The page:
{¶ 16} Applying the foregoing law to the facts of this case, we find that pursuant to R.C. 119.06, LCDJFS was required to provide Crawford–Cole with an opportunity for a hearing in connection with its decision to revoke her home day-care license.

{¶ 17} R.C. 119.07 deals with notice of agency adjudication hearings and states:

{¶ 18} “[I]n all cases in which section 119.06 of the Revised Code requires an agency to afford an opportunity for a hearing prior to the issuance of an order, the agency shall give notice to the party informing him of his right to a hearing.   Notice * * * shall include * * * a statement informing the party that he is entitled to a hearing if he requests it within thirty days of the time of [the] mailing [of] the notice.  * * * ” 1 (Emphasis added.)

{¶ 19} When R.C. 119.07 is applied to the instant case, we find that Crawford–Cole was entitled to a hearing on the decision to revoke her license as long as she requested it within 30 days of the date that notice of that decision was mailed to her.

{¶ 20} O.A.C. 5101:2–14–40, the administrative rule that was relied upon both by LCDJFS and the trial court, provides a considerably shorter time for appeal, stating:

 {¶ 21} “The request for a county appeal review shall be submitted in writing to the CDJFS no later than ten calendar days after the mailing date of the CDJFS notification that there will be an adverse action taken on his/her application for certification or his/her certification.”  (Emphasis added.)

{¶ 22} Because Crawford–Cole was allowed only 10 days in which to request her appeal in accordance with O.A.C. 5101:2–14–40, and not 30 days as permitted by R.C. 119.07, we must determine which of the two deadlines applies.

 {¶ 23} The purpose of administrative rules is to accomplish the ends sought by legislation enacted by the General Assembly.  Hoffman v. State Med. Bd. of Ohio, 113 Ohio St.3d 376, 2007-Ohio-2201, 865 N.E.2d 1259, ¶ 17.   Thus, “[r]ules promulgated by administrative agencies are valid and enforceable unless unreasonable or in conflict with statutory enactments covering the same subject matter.”  State ex rel. Curry v. Indus. Comm. (1979), 58 Ohio St.2d 268, 269, 12 O.O.3d 271, 389 N.E.2d 1126.   If an administrative rule either adds to or subtracts from a legislative enactment, it creates a clear conflict with the statute, and the rule is invalid, Cent. Ohio Joint Vocational School Dist. Bd. of Edn. v. Ohio Bur. of Emp. Servs. (1986), 21 Ohio St.3d 5, 10, 21 OBR 269, 487 N.E.2d 288, and unconstitutional.  Midwestern College of Massotherapy v. Ohio Med. Bd. (1995), 102 Ohio App.3d 17, 23, 656 N.E.2d 963 (stating that a rule that is in conflict with the law is unconstitutional because it surpasses administrative powers and constitutes a legislative function).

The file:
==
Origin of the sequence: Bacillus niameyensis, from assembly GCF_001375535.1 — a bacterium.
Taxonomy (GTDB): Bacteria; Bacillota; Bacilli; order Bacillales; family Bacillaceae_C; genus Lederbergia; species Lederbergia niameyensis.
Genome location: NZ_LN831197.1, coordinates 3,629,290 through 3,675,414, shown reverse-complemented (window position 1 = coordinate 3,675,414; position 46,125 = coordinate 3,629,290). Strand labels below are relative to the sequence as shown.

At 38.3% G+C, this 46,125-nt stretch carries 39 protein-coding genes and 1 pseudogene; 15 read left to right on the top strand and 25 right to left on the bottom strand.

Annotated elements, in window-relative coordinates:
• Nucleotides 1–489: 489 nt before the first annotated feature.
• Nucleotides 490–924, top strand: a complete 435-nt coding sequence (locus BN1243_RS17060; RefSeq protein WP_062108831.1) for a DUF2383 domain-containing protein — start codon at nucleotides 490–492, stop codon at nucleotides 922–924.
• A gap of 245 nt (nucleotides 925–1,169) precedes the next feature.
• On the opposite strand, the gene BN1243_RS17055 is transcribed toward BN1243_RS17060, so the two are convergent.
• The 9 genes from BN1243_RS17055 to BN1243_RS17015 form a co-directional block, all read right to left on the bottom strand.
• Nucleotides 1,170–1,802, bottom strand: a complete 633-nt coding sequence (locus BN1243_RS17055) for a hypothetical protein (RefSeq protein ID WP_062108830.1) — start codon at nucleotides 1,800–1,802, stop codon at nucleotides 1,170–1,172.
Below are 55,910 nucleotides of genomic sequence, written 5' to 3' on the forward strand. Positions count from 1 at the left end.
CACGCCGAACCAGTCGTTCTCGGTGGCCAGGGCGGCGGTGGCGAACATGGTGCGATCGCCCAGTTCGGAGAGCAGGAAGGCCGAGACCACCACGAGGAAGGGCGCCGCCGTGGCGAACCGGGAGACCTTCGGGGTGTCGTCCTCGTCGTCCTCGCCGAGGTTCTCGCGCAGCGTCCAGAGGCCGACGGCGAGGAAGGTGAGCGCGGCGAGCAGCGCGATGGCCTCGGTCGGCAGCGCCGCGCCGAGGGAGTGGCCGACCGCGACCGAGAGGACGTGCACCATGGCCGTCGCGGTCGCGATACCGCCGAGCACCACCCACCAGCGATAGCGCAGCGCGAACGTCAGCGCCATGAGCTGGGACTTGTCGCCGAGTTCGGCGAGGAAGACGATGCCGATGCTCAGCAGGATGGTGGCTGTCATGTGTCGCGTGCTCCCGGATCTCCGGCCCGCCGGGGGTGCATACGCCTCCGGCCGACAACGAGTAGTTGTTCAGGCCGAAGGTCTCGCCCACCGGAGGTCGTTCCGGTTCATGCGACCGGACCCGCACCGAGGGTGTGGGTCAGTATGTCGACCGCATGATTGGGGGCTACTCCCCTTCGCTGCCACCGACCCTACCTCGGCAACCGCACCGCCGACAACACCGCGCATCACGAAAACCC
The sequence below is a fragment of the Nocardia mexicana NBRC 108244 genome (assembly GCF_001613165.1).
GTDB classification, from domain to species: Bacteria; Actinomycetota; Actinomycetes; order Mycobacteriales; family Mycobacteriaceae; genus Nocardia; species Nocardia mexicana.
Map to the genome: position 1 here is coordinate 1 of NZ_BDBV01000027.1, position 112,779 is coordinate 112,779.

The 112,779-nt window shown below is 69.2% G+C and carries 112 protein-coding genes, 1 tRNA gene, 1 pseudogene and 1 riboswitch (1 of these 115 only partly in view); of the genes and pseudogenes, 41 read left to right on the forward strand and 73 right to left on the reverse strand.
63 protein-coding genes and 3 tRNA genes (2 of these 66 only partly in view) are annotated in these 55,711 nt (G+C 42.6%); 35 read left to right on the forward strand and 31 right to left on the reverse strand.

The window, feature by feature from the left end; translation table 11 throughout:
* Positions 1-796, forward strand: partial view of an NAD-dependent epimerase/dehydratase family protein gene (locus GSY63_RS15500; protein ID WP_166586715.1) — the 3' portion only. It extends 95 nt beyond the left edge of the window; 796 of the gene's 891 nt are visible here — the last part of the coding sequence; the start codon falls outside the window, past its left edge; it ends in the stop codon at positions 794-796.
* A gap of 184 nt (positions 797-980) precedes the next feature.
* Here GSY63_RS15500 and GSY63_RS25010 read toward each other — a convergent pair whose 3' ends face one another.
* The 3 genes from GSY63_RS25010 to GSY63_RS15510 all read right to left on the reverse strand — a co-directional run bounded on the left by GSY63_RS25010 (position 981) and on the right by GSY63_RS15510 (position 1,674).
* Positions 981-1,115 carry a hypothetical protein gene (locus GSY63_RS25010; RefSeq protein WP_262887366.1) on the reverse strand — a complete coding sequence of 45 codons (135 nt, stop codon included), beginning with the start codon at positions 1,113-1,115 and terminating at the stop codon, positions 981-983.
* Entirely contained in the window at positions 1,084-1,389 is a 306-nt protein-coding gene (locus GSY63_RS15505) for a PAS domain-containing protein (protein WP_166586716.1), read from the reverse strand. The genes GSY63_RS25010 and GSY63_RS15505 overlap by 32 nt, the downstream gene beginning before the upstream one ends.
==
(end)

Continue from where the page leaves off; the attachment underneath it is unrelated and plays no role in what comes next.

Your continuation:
{¶ 24} Here, O.A.C. 5101:2–14–40, which allows only ten days in which to file a county appeal review, clearly subtracts from, and therefore conflicts with, R.C. 119.07, which grants a 30–day deadline for the same activity.   Given this conflict, we conclude that O.A.C. 5101:2–14–40 is invalid.   Pursuant to R.C. 119.07, Crawford–Cole should have been afforded 30 days in which to file her appeal with the agency.2  For the foregoing reasons, appellant's first assignment of error is found well taken.

{¶ 25} Because our decision with respect to appellant's first assignment of error results in Crawford–Cole obtaining the entirety of the relief sought by her appeal, we find that her remaining assignments of error have been rendered moot.

 {¶ 26} The judgment of the Lucas County Court of Common Pleas is reversed, and the matter is remanded to LCDJFS for additional proceedings consistent with this decision.   Appellee is ordered to pay the costs of this appeal pursuant to App.R. 24.   Judgment for the clerk's expense incurred in preparation of the record, fees allowed by law, and the fee for filing the appeal is awarded to Lucas County.

Judgment reversed and cause remanded.


1.   The applicable version of R.C. 119.07 was enacted effective March 27, 1991.   A revised version was enacted effective September 29, 2007.

2.   To the extent that LCDJFS argues that Crawford–Cole's appeal to the trial court was improper due to her failure to exhaust her administrative remedies, we note that failure to exhaust administrative remedies is not a necessary prerequisite to an action, such as the one at hand, that challenges the constitutionality of an administrative rule.   See Derakhshan v. State Med. Bd. of Ohio, 10th Dist. No. 07AP–261, 2007-Ohio-5802, 2007 WL 3148684, citing Jones v. Chagrin Falls (1997), 77 Ohio St.3d 456, 462, 674 N.E.2d 1388.

SKOW, Judge.


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Docket No: No. L–07–1188.

Decided: January 18, 2008

Court: Court of Appeals of Ohio,Sixth District, Lucas County.